I. What is Truism?
A truism (TROO-ism) is a bland statement. It’s something that might sound wise or meaningful on the surface, but that’s very obvious and doesn’t add any new ideas or information. Truisms are examples of cliché.
Truisms can be tough to detect because they’re subjective – in other words, where you see a truism, someone else might see a profound insight! The difference is entirely up to each reader. You know you’ve got a truism on your hands when you read a sentence and your first thought is, “Duh…”
People sometimes use “truism” to mean “clear/definite truth,” but this is incorrect. The word is misleading, though, and it’s easy to understand why this mistake is so common!
II. Types of Truism
The majority of truisms don’t fit into any type or category. They’re just bland statements. However, there are more specific terms for a couple types of truisms:
- A platitude is a truism on a moral topic. We’ll see an example of this later on.
- A bromide is a comforting truism, e.g. “things always work out in the end.”
III. Examples of Truism
Life’s not fair
This is certainly true a lot of the time. And it’s certainly a widely-used expression, probably a bit of a cliché at this point. Is it a truism? That’s up to you. It depends whether you think this statement is interesting and contains a new idea, or whether you think it’s so obvious that it’s not even worth saying.
A journey of a thousand miles begins with a single step.
Again, people disagree about whether this is a truism. To some people, it might be helpful – it might give them the motivation to get started on their “journey.” But to others, it’s a “duh” statement that doesn’t add anything new.
They’re down by seven; they’ve got to come back now and try to score.
This kind of thing happens all the time in sports commentary. Two teams are trying to win. They win by scoring. Why would you bother to point out that they’re trying to score? Of course they’re trying to score. Most viewers find this sort of thing to be a truism.
IV. The Problem with Truisms
Truisms often seem like wisdom, and it’s only on further inspection that we realize they’re actually pretty empty and meaningless. That’s why they’re so problematic: they take up room that could be used for actual insights. Think about the sports commentary example from §3. Wouldn’t it be more useful if the commentators told us something new about the game? They might point out, for example, that this quarterback has a good track record of coming back from behind, or that his team was getting more possession and therefore more likely to win the game in spite of the numbers on the scoreboard. Instead, the commentators are wasting the viewer’s time by stating useless truisms.
V. Examples of Truism in Literature
“This above all: to thine own self be true.” (William Shakespeare, Hamlet)
Polonius says this to his son Laertes at a crucial moment in Hamlet. Scholars have debated whether this should be seen as profound advice or a truism. It’s easy to see why it might be wise: being true to oneself is certainly one of the main values in modern American culture. But the whole play deals with themes of madness and isolation, so it’s possible that Shakespeare intended us to laugh at Polonius’s advice – if everyone is being “true to themselves,” and not controlling their actions, then we’re all madmen! Again, it’s up to the reader to decide whether or not this is a truism. If it’s a truism, this statement is also a platitude.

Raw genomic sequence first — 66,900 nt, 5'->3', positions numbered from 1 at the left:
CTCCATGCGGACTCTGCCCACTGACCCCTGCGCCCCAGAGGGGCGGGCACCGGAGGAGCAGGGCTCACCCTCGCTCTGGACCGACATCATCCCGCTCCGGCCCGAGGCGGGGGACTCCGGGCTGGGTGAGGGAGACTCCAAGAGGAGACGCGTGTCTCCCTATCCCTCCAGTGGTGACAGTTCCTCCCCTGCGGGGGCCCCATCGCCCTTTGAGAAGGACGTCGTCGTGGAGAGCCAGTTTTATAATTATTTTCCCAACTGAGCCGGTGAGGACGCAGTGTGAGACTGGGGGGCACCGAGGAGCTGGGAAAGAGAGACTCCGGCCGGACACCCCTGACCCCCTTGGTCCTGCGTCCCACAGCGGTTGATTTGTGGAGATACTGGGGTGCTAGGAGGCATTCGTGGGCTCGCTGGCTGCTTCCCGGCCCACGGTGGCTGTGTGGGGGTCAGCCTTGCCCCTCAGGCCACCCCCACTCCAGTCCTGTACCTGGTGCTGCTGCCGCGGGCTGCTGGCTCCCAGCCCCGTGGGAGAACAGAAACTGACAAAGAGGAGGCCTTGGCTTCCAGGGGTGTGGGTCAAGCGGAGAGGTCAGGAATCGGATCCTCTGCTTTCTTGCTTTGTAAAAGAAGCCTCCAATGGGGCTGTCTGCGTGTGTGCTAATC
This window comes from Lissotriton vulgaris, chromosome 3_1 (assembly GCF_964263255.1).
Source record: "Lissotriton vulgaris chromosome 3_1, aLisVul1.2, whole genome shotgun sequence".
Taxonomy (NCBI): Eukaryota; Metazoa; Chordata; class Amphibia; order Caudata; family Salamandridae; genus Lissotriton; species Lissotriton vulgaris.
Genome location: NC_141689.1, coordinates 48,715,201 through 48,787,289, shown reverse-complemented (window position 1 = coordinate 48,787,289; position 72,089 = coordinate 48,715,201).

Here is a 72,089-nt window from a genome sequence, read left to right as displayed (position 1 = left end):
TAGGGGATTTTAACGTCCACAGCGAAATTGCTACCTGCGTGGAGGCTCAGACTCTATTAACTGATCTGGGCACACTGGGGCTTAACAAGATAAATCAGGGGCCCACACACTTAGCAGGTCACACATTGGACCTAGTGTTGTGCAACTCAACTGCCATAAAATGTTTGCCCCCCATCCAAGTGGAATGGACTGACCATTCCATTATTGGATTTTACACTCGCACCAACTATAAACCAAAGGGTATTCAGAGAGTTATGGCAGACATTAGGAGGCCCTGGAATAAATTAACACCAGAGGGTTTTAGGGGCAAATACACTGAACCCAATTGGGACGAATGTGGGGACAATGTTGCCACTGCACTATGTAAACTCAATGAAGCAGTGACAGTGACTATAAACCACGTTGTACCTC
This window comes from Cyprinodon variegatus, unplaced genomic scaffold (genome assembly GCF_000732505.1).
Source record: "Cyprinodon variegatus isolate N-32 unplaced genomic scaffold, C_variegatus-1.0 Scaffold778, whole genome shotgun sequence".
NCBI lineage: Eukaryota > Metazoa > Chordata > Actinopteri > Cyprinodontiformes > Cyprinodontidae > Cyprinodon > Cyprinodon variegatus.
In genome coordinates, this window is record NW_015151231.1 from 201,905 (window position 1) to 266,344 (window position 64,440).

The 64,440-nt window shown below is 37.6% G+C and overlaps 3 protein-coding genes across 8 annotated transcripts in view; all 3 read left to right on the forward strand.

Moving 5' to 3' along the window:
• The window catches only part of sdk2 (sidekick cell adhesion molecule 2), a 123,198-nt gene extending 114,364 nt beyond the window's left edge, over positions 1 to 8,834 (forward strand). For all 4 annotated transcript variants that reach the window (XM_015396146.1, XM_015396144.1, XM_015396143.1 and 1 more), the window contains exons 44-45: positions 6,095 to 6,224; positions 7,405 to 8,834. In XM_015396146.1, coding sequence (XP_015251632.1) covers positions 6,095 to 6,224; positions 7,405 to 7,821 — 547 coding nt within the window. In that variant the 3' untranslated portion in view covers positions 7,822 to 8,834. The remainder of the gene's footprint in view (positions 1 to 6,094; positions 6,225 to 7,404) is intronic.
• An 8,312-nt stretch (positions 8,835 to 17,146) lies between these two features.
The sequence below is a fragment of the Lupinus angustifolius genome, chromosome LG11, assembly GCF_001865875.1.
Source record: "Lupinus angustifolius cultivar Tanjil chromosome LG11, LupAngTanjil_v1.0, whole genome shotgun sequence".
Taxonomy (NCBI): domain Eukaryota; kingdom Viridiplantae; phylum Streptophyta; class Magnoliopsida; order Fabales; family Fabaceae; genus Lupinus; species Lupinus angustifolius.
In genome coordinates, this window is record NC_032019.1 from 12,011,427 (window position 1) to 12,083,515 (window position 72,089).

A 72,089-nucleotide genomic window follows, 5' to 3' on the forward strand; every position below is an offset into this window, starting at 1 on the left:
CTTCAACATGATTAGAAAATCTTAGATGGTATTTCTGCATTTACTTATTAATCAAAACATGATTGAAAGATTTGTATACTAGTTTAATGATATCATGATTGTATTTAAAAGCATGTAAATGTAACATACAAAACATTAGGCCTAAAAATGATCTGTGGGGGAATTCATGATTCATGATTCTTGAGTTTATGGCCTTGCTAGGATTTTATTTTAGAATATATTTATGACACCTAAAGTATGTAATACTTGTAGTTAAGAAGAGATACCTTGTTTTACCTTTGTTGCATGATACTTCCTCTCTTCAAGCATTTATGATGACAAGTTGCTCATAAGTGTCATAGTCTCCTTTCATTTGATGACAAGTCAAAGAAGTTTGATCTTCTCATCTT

“If he were not dead, he would still be alive.” (Tombstone of Jacques de la Palice)
The French nobleman Jacques de la Palice asked that his headstone be carved with the inscription “If he were not dead, he would still be envied.” But in French, the word “envied” (envie) looks a lot like the word “alive” (en vie). The engraver accidentally put too much space in the middle of the word so it bears a pretty terrible truism.
VI. Examples of Truism in Popular Culture
“You can observe a lot by watching.” (Yogi Berra)
Yogi Berra was once the catcher for the New York Yankees, and during his career he was famous for making statements like this. The sentence has a kind of folksy wisdom on the surface, but if you think about it you may find that it’s a truism, and maybe even a tautology!
The self-help world is notorious for its truisms. In particular, the phrase “you just have to be positive” is often criticized as a truism. Of course it’s helpful to maintain a positive outlook, but does saying this actually help people who are facing a medical or financial disaster? Does it offer a truly valuable insight for people in adversity? Different readers disagree strongly about the value of such statements.
VII. Related Terms
A tautology is the logical term for an extreme version of a truism. Its technical definition is:
A statement whose predicate is contained in its subject.
In other words, it adds no new information. A few basic examples would include:
- This dictionary is a dictionary.
- My cat is a cat.
- (from xkcd): The first rule of tautology club is the first rule of tautology club.
These tautologies stick out like a sore thumb. Unlike truisms, they’re not open to interpretation – anyone reading them would have to agree that they contain no new information about the dictionary, the cat, or the rules of tautology club. Truisms are a lot like tautologies, but harder to see.